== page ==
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When I Was a Slave
Memoirs from the Slave Narrative Collection
By Norman R. Yetman
Dover Publications, Inc.Copyright © 2002 Dover Publications, Inc.
All rights reserved.
Interviewed near Raleigh, North Carolina Interviewed by Pat Matthews Age when interviewed: 86
My name is Mary Anderson. I was born on a plantation near Franklinton, Wake County, North Carolina, May 10, 1851. I was a slave belonging to Sam Brodie, who owned the plantation at this place. My missus was Evaline. My father was Alfred Brodie and my mother was Bertha Brodie.
We had good food, plenty of warm homemade clothes, and comfortable houses. The slave houses were called the quarters, and the house where Marster lived was called the Great House. Our houses had two rooms each, and Marster's house had twelve rooms. Both the slave and white folks buildings were located in a large grove one mile square covered with oak and hickory-nut trees. Marster's house was exactly one mile from the main Louisburg Road and there was a wide avenue leading through the plantation and grove to Marster's house. The house fronted the avenue east and in going down the avenue from the main road you traveled directly west.
The plantation was very large and there were about two hundred acres of cleared land that was farmed each year. A pond was located on the place and in winter ice was gathered there for summer use and stored in an ice house which was built in the grove where the other buildings were. A large hole about ten feet deep was dug in the ground; the ice was put in that hole and covered. A large frame building was built over it. At the top of the earth there was an entrance door and steps leading down to the bottom of the hole. Other things besides ice were stored there. There was a still on the plantation and barrels of brandy were stored in the ice house, also pickles, preserves, and cider. Many of the things we used were made on the place. There was a grist mill, tannery, shoe shop, blacksmith shop, and looms for weaving cloth.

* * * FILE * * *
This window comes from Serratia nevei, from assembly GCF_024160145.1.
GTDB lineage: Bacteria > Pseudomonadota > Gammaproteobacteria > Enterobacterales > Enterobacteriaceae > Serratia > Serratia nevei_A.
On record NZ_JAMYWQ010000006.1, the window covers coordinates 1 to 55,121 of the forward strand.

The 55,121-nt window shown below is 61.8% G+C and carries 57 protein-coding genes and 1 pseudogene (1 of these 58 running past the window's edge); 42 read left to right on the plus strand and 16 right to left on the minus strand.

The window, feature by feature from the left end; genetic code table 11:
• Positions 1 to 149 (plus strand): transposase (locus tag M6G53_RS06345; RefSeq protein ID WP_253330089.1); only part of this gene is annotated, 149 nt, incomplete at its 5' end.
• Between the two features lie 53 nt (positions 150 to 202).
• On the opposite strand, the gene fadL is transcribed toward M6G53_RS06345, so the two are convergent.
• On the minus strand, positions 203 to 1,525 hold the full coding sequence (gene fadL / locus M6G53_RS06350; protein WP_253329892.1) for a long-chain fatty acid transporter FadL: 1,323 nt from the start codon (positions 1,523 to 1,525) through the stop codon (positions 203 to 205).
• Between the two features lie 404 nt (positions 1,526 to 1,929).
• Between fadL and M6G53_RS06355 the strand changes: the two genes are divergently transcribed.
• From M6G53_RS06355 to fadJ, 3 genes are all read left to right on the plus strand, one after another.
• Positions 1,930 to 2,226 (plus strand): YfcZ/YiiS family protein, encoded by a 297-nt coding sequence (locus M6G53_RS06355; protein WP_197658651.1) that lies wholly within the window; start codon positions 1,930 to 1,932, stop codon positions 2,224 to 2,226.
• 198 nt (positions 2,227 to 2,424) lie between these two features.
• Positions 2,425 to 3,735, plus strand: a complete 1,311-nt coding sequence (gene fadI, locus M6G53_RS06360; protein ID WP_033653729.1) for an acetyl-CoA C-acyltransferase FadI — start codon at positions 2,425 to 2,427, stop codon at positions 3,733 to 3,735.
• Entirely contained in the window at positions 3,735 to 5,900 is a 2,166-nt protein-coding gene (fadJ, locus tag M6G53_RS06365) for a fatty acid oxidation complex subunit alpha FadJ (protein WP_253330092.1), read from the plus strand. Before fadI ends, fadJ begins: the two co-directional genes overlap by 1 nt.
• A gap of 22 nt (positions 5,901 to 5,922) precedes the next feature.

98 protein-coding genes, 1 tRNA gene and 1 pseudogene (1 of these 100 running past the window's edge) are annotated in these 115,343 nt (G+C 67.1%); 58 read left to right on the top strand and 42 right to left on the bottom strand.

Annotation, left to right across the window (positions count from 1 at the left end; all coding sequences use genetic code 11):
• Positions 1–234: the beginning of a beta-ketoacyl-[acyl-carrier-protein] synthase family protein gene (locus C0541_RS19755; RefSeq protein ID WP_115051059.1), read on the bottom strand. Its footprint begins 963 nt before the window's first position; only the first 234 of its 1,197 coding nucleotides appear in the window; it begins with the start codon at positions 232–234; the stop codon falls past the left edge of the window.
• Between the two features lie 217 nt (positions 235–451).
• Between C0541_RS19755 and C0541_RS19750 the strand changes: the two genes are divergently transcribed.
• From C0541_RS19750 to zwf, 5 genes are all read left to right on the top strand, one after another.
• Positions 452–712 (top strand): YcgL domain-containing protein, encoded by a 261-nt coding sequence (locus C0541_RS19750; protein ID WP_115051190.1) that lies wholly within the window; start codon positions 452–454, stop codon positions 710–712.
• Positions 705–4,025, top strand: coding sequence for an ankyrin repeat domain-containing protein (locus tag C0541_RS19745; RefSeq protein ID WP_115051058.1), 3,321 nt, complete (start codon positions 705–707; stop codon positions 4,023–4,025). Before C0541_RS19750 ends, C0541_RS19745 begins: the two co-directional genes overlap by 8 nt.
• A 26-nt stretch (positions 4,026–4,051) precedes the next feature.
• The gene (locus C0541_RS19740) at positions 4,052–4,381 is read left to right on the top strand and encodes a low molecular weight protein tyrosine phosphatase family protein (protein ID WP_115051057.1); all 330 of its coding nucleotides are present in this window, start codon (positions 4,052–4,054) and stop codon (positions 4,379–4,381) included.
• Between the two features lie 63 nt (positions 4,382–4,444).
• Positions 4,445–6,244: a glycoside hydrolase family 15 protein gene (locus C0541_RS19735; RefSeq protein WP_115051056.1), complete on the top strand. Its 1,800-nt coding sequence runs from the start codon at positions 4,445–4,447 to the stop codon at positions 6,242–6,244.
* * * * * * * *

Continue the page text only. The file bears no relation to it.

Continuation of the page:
There were about one hundred and sixty-two slaves on the plantation. Every Sunday morning all the children had to be bathed, dressed, and their hair combed, and carried down to Marster's for breakfast. It was a rule that all the little colored children eat at the Great House every Sunday morning in order that Marster and Missus could watch them eat so they could know which ones were sickly and have them doctored.
Sunday was a great day on the plantation. Everybody got biscuits, Sundays. The slave women went down to Marster's for their Sunday allowance of flour. All the children ate breakfast at the Great House and Marster and Missus gave out fruit to all. The slaves looked forward to Sunday as they labored through the week. It was a great day. Slaves received good treatment from Marster and all his family.
The slave children all carried a mussel shell in their hands to eat with up to the Great House. The food was put on large trays and the children all gathered around and ate, dipping up their food with their mussel shells which they used for spoons. Those who refused to eat or those who were ailing in any way had to come back to the Great House for their meals and medicine until they were well.